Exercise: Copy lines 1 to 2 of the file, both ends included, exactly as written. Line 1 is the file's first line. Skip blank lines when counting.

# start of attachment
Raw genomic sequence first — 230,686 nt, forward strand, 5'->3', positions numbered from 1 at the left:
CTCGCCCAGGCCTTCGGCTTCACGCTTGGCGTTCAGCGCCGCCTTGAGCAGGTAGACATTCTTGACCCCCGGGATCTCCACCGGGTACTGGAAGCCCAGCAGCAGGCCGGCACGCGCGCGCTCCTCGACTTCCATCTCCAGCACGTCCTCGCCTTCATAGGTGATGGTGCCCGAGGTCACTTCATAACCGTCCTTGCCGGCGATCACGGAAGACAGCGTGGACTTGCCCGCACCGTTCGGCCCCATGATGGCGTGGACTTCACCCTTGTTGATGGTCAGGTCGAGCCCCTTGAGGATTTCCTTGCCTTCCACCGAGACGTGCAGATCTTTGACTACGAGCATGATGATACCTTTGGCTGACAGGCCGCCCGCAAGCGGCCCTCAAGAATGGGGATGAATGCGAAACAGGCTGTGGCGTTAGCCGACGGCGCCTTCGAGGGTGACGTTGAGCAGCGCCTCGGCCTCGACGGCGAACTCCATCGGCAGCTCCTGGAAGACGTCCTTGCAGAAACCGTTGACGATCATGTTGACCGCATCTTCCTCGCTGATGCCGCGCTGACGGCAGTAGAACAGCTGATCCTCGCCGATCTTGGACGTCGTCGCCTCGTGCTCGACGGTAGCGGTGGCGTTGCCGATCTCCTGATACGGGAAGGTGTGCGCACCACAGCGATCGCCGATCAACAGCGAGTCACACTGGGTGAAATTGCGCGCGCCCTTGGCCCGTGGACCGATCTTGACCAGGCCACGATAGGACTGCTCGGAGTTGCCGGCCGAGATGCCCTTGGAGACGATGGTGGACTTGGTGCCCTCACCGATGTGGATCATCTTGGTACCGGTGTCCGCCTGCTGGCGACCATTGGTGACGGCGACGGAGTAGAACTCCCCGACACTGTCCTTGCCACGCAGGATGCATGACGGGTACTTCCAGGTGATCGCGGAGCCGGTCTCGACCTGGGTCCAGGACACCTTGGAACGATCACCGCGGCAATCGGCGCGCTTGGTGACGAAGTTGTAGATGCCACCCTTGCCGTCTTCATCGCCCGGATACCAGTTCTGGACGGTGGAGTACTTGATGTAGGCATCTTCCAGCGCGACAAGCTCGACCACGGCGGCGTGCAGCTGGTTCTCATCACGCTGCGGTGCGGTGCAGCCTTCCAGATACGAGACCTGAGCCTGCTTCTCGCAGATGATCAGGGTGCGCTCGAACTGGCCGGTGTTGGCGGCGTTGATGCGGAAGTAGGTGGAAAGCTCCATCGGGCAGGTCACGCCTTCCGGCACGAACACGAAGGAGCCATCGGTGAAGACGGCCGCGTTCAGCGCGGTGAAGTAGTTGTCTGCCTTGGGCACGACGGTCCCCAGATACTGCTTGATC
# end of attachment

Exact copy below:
Raw genomic sequence first — 230,686 nt, forward strand, 5'->3', positions numbered from 1 at the left:
CTCGCCCAGGCCTTCGGCTTCACGCTTGGCGTTCAGCGCCGCCTTGAGCAGGTAGACATTCTTGACCCCCGGGATCTCCACCGGGTACTGGAAGCCCAGCAGCAGGCCGGCACGCGCGCGCTCCTCGACTTCCATCTCCAGCACGTCCTCGCCTTCATAGGTGATGGTGCCCGAGGTCACTTCATAACCGTCCTTGCCGGCGATCACGGAAGACAGCGTGGACTTGCCCGCACCGTTCGGCCCCATGATGGCGTGGACTTCACCCTTGTTGATGGTCAGGTCGAGCCCCTTGAGGATTTCCTTGCCTTCCACCGAGACGTGCAGATCTTTGACTACGAGCATGATGATACCTTTGGCTGACAGGCCGCCCGCAAGCGGCCCTCAAGAATGGGGATGAATGCGAAACAGGCTGTGGCGTTAGCCGACGGCGCCTTCGAGGGTGACGTTGAGCAGCGCCTCGGCCTCGACGGCGAACTCCATCGGCAGCTCCTGGAAGACGTCCTTGCAGAAACCGTTGACGATCATGTTGACCGCATCTTCCTCGCTGATGCCGCGCTGACGGCAGTAGAACAGCTGATCCTCGCCGATCTTGGACGTCGTCGCCTCGTGCTCGACGGTAGCGGTGGCGTTGCCGATCTCCTGATACGGGAAGGTGTGCGCACCACAGCGATCGCCGATCAACAGCGAGTCACACTGGGTGAAATTGCGCGCGCCCTTGGCCCGTGGACCGATCTTGACCAGGCCACGATAGGACTGCTCGGAGTTGCCGGCCGAGATGCCCTTGGAGACGATGGTGGACTTGGTGCCCTCACCGATGTGGATCATCTTGGTACCGGTGTCCGCCTGCTGGCGACCATTGGTGACGGCGACGGAGTAGAACTCCCCGACACTGTCCTTGCCACGCAGGATGCATGACGGGTACTTCCAGGTGATCGCGGAGCCGGTCTCGACCTGGGTCCAGGACACCTTGGAACGATCACCGCGGCAATCGGCGCGCTTGGTGACGAAGTTGTAGATGCCACCCTTGCCGTCTTCATCGCCCGGATACCAGTTCTGGACGGTGGAGTACTTGATGTAGGCATCTTCCAGCGCGACAAGCTCGACCACGGCGGCGTGCAGCTGGTTCTCATCACGCTGCGGTGCGGTGCAGCCTTCCAGATACGAGACCTGAGCCTGCTTCTCGCAGATGATCAGGGTGCGCTCGAACTGGCCGGTGTTGGCGGCGTTGATGCGGAAGTAGGTGGAAAGCTCCATCGGGCAGGTCACGCCTTCCGGCACGAACACGAAGGAGCCATCGGTGAAGACGGCCGCGTTCAGCGCGGTGAAGTAGTTGTCTGCCTTGGGCACGACGGTCCCCAGATACTGCTTGATC